For years, search advertising practitioners have abided by the “best practice” of building campaigns with keyword match types (Exact, Phrase, and Broad / BMM) segmented into separate ad groups. But in the age of AI, automation, and close match variants, this “best practice” may no longer hold up.
For those who are unfamiliar with this campaign structure, it refers to creating separate ad groups for your Exact, Phrase, and Broad (or BMM) keywords. Below is an example campaign utilizing this structure:
In this structure, ad groups are segmented not only by keyword theme (Rolls) but also by match type. Additionally, the Phrase and BMM ad groups have directional negatives applied to funnel as much search traffic as possible to the exact match keywords, which is assumed to have the lowest CPCs.
There are even more granular campaign structures out there such as single keyword ad groups (SKAGS) and Alpha Beta. The SKAG structure uses a single ad group for a single keyword by match type so that advertisers can create keyword-specific ad copy and be very specific with their bids. The downside to this structure is that you end up with thousands of ad groups and ads to manage.
Alpha Beta also makes use of the SKAG structure, but differs by segmenting your top-performing queries (alphas) as exact match into their own campaigns while creating another testing ground campaign for all of your other keywords (betas) as BMM. The intention is to mine the search query data of your beta campaigns to find queries to promote to your alpha campaigns. Alpha beta shares the same downsides of a pure SKAG structure with the addition of having to continually promote/demote keywords between alpha and beta campaigns.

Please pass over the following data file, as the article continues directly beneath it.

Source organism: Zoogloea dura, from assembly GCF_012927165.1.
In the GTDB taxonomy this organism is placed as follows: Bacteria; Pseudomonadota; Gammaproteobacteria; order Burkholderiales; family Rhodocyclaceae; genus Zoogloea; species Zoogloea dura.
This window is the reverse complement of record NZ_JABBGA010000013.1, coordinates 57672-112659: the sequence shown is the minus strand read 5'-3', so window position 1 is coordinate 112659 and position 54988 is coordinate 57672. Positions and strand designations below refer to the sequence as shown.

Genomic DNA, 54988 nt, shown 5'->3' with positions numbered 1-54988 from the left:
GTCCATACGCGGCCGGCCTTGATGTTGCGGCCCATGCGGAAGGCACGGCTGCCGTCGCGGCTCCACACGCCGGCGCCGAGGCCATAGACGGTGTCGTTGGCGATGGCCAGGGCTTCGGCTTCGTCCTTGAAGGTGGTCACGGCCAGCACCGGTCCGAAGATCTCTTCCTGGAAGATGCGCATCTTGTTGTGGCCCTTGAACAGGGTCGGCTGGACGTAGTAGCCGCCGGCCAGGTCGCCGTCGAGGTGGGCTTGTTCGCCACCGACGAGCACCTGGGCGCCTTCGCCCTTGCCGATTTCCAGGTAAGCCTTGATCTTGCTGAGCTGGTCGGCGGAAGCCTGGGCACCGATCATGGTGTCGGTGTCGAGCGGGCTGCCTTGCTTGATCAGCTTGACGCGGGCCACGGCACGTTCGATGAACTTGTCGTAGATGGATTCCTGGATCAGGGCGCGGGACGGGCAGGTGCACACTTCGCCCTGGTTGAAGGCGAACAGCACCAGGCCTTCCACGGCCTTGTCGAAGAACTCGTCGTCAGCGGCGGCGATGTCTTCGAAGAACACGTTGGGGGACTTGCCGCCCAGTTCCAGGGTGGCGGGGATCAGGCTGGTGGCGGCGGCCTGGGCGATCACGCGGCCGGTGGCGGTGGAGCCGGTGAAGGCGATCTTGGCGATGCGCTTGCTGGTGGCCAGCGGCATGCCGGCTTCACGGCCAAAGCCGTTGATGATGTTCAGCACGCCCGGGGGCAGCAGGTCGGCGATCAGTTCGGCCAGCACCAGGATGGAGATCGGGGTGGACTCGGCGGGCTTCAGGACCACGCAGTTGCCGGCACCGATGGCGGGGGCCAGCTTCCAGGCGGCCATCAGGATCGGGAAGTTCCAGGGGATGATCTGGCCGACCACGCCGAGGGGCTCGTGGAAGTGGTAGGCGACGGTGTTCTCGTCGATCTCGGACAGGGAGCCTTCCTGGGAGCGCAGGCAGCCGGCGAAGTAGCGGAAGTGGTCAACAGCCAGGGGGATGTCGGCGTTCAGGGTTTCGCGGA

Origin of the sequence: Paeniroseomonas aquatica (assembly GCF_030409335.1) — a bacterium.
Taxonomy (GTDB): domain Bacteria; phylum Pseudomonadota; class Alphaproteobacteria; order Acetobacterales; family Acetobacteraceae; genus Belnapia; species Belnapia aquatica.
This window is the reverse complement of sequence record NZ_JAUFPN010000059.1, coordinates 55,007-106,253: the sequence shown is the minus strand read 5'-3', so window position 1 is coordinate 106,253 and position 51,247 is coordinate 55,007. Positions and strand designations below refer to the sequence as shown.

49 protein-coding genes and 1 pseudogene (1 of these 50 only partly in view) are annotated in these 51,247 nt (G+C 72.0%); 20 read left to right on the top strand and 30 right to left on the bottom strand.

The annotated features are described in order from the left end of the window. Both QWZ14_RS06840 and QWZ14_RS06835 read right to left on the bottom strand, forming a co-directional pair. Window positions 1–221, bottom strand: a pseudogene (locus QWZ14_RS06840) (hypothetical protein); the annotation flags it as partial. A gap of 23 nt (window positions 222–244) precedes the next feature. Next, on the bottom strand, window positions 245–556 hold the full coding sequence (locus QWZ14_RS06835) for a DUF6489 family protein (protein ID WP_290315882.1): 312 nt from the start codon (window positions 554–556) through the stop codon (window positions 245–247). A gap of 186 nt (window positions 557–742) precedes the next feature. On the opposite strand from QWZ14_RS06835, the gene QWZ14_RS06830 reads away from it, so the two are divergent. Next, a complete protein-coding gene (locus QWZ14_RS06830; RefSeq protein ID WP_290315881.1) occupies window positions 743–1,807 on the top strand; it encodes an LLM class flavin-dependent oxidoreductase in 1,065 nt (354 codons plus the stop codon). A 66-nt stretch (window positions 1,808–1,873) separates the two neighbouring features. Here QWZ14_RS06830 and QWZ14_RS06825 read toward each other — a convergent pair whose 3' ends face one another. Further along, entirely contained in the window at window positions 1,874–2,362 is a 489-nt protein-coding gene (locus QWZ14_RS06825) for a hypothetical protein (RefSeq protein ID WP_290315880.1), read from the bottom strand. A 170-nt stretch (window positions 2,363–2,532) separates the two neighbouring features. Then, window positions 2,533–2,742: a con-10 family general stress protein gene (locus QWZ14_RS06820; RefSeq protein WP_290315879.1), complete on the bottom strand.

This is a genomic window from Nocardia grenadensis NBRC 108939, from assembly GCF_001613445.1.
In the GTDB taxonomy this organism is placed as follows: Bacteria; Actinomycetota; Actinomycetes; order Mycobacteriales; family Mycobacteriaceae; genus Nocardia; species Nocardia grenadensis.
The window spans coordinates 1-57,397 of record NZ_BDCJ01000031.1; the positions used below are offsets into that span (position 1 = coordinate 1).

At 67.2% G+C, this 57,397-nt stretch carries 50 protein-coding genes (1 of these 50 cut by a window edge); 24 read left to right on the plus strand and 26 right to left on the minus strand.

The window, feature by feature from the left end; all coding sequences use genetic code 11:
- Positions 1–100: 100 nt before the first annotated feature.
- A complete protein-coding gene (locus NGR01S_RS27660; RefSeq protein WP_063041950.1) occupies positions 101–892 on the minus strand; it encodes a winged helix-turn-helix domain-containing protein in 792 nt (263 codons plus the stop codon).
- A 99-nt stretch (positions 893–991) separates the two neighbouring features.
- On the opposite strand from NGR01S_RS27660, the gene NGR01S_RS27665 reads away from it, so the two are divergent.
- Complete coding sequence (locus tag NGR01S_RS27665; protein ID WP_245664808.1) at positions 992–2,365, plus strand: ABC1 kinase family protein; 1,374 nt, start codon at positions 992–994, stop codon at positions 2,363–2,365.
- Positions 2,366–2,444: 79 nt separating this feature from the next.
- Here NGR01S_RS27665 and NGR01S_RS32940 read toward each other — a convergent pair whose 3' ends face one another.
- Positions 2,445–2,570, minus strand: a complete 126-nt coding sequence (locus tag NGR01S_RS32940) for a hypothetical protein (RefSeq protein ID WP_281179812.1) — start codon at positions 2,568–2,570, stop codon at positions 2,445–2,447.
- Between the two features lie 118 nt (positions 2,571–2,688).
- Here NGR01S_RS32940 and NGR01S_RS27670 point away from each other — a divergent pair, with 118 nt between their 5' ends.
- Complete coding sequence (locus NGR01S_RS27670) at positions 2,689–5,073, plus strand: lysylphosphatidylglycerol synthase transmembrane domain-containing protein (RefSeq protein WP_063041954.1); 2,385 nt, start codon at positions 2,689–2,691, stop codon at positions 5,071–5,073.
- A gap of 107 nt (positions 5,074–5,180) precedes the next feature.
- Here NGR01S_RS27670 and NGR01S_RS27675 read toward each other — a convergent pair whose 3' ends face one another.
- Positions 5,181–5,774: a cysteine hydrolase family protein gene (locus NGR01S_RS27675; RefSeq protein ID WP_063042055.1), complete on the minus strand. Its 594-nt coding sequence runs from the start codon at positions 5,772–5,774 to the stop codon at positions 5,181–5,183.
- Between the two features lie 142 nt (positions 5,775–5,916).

Many have argued that these campaign structures produce the most conversions at the lowest cost because they allow advertisers to optimize at a more granular level. These arguments also coincide with a general distrust of Google Ads automation amongst advertisers who want to ‘take back control and tell Adwords what to do.’
However, all of these campaign structure strategies rely on the core assumption that keyword match type segmentation is better for performance. A couple of updates to the Google Ads landscape made us at Seer Interactive question the validity of this “best practice”: Google’s close match variants update; and improvements in smart bidding strategies.
Close Match Variants
In September 2018, Google Ads made major changes to keyword match type functionality with the exact match close variants update. This update made it so that your exact match keywords will match to additional search queries that include “close variations that share the same meaning as your keyword.” Thus, exact match was no longer “exact” and your keywords could show ads on queries that Google deemed to be semantically similar. In July 2019, Google expanded the close variants update to phrase and broad match. Since the July update, Seer has observed increases in search volume as there are now more queries matching your keywords.
So why does this affect your campaign structure? Match type segmented campaign structures were created on the basis that keyword match types functioned the way they did pre-close variants update. We are now seeing the same search queries matching to multiple keywords, and vice versa, across campaigns despite negative keywords. Thus, the “control” advertisers wanted to take back from Google is now deteriorating.
Another area of advertising control Google has made updates to is bidding. Since 2010, Google has invested hundreds of millions of dollars into AI and machine learning, acquiring 14 companies in these areas to date. Translating this investment into Google Ads has been a key focus for the company as they have rolled out multiple smart bidding strategies to help meet each of your campaign’s needs and goals. These bidding strategies use hundreds of signals to make real-time auction bids designed to hit your goals. According to Google,
“These algorithms factor in a wider range of parameters that impact performance than a single person or team could compute. “